Dark Fear is the latest title from the relatively unknown developer Arif Games. In a testament to the increasing variety of gameplay styles and tropes appearing on the margins of Steam, Dark Fear mixes up the classic point n’ click adventure with light RPG elements and a heavy emphasis on horror. The player is an unfortunate soul who arrives in the mysterious world with no memory of themselves or where they are, locked up in a cabin in the woods. From there, the game expands into a large-scale adventure that brings the player face to face with an assortment of mythological enemies, and more than a few jump scares.
From the outset, Dark Fear does a good job of using a classic 256-colour palette to create an authentic aesthetic of PC games in their infancy, reminiscent of the early days of adventure games such as Black Cauldron (1986) and Uninvited (1986). The game’s characters and environment have been constructed well, with the backdrops offering a consistent range of spooky locations. In terms of gameplay, the game’s tasks are divided between solving puzzles, combatting monsters and hunting for resources. The game’s narrative progression is tied to solving a sequence of puzzles which are typically simple but satisfying to solve, while combat occurs at scripted instances of the game. Combat and hunting work similarly, as both make use of a moving cursor that sweeps from left to right, and clicking at the moment the cursor passes over the highlighted green boundary to successfully complete the attack / hunt. Hunting is used in the game as a means of generating much-needed funds to upgrade weaponry and armor, which are necessary to clear the harder enemies the game offers up.
Dark Fear starts off strongly with a mission to escape from the locked cabin inside, and fight your way past some wolves to escape into the game’s town and central hub. The early stages of the game are well-structured with a good balance of activities. The local figures in the town provide stories of horrors for the player to slay, and direct their path as the game’s world begins to open up. In particular, the strongest part of the game is just after the prelude, where the player is given a quest to slay the blacksmith’s daughter, possessed by a powerful and vengeful spirit. The game balances combat, puzzling and hunting well at this stage, and the climax with this sequence against the possessed girl resolves in an effective and startling manner. The resolution of this plotline is absorbing and unique, but following this the game begins to settle into a more mundane pattern of fighting bigger monsters and grinding for gold to upgrade gear. This is where the game’s flaws begin to show.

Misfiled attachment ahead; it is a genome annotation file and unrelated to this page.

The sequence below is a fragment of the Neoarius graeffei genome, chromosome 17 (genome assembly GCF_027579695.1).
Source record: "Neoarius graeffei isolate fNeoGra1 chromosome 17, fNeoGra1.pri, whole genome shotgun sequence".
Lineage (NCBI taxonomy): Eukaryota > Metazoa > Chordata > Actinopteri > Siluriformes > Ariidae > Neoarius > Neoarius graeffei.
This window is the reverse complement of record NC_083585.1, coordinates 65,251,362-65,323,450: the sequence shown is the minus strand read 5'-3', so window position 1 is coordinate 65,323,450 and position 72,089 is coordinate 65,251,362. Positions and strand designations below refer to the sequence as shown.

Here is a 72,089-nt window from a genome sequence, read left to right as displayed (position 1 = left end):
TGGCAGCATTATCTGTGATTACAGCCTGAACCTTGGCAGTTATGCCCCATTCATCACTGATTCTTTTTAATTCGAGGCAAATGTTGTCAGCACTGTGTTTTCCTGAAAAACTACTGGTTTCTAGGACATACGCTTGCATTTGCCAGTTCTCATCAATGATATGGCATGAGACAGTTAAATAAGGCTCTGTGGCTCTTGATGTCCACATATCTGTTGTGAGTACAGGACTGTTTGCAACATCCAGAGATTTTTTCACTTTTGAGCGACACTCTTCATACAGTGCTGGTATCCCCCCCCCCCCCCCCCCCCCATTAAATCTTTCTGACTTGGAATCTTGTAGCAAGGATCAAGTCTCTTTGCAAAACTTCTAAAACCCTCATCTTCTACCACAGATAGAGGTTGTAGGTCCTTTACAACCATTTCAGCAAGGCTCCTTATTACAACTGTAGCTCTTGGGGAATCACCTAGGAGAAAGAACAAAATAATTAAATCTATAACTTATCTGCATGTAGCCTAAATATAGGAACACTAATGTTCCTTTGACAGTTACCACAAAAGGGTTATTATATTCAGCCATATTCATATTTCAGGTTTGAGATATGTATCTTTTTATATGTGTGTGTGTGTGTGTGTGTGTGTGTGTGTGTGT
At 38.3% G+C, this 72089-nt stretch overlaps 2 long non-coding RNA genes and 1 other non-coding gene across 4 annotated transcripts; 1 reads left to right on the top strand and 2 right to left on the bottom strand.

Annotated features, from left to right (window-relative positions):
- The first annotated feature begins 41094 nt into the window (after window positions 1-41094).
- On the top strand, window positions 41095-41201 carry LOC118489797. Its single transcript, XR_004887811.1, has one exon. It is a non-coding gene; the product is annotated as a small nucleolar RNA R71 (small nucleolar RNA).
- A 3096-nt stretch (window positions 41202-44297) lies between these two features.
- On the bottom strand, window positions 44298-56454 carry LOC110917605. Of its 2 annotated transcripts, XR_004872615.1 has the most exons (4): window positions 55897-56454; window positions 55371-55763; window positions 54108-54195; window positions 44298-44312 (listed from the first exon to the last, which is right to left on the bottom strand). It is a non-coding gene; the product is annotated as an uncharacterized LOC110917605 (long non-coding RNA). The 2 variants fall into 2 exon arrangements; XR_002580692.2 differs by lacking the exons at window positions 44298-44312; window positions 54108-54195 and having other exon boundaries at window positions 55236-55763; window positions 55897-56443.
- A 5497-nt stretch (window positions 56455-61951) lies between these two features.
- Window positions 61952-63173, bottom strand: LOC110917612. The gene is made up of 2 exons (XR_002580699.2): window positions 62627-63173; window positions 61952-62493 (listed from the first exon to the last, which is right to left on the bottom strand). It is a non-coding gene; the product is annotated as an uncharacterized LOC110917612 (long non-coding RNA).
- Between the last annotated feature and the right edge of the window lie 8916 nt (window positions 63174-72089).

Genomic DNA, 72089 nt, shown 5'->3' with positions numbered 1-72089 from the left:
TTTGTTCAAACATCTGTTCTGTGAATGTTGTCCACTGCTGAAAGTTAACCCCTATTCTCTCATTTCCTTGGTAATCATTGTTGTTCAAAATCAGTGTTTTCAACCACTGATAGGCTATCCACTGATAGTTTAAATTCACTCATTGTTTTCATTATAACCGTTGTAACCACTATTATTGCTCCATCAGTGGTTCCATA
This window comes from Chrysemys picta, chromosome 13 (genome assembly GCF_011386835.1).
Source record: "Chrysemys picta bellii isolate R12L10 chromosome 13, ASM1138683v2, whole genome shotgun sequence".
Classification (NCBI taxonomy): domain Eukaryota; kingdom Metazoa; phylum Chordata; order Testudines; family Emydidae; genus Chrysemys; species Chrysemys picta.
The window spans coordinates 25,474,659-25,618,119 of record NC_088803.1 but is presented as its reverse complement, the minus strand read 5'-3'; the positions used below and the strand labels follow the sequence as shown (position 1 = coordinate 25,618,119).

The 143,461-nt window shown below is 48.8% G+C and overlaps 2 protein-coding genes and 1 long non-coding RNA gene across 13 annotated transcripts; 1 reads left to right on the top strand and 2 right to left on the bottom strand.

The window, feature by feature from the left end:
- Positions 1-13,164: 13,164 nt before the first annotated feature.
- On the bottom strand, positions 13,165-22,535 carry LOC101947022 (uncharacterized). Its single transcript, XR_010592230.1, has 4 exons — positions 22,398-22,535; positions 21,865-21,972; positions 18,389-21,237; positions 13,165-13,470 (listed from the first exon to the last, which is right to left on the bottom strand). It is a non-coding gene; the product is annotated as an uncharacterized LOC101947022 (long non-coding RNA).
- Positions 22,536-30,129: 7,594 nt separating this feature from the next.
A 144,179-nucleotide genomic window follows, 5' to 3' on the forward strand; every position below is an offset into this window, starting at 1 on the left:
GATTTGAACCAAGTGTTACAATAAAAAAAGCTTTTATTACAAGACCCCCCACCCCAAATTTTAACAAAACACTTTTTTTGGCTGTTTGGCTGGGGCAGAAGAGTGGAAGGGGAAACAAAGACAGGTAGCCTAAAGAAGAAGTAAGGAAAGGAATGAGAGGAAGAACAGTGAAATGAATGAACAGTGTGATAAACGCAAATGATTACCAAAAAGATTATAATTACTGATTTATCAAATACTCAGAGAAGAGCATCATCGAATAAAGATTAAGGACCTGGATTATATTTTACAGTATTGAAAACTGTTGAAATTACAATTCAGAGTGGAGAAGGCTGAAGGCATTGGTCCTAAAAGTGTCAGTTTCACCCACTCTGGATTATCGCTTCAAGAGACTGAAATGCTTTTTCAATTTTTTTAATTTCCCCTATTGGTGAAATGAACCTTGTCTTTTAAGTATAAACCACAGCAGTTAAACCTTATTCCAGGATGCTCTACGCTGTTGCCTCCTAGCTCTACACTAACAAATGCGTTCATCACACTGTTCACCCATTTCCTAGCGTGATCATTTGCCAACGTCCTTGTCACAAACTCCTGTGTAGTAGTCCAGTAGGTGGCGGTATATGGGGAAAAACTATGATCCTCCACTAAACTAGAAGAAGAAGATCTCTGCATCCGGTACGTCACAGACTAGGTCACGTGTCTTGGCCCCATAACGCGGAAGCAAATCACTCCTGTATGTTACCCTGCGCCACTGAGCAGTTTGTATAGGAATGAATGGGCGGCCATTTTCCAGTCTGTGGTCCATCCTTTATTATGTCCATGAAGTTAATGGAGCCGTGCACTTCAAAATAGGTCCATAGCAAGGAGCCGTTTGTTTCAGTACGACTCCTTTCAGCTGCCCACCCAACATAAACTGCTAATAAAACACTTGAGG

The most major issue of the game is this: Dark Fear took me just over four hours to complete, but more than half of my time was spent hunting. The hunting minigame is enjoyable enough to begin with, but is easily the most tedious and least involving aspect of the game. Hunting has no peril and no surprises, literally requiring the player to watch the cursor move across the screen and click in the right places. There is very little variation to this task, with nothing other than the player’s time at risk. The rewards for freshly hunted animals are paltry, and so it is necessary to continue farming for resources to meet the game’s inflated upgrade costs. This would not be quite so damaging to the gameplay experience, except that upgrades are absolutely necessary for progression in-game. This is because armor provides a static increase in HP necessary to tank enemy attacks, and the rapidly scaling health levels of the game’s monsters require the player to always be at the peak of available upgrades. Since combat is a scripted event with a set number of fights, there is no other means of earning money, leaving hunting as an endless and uninteresting chore to artificially extend the game’s playtime. I can think of no greater gaming sin than this.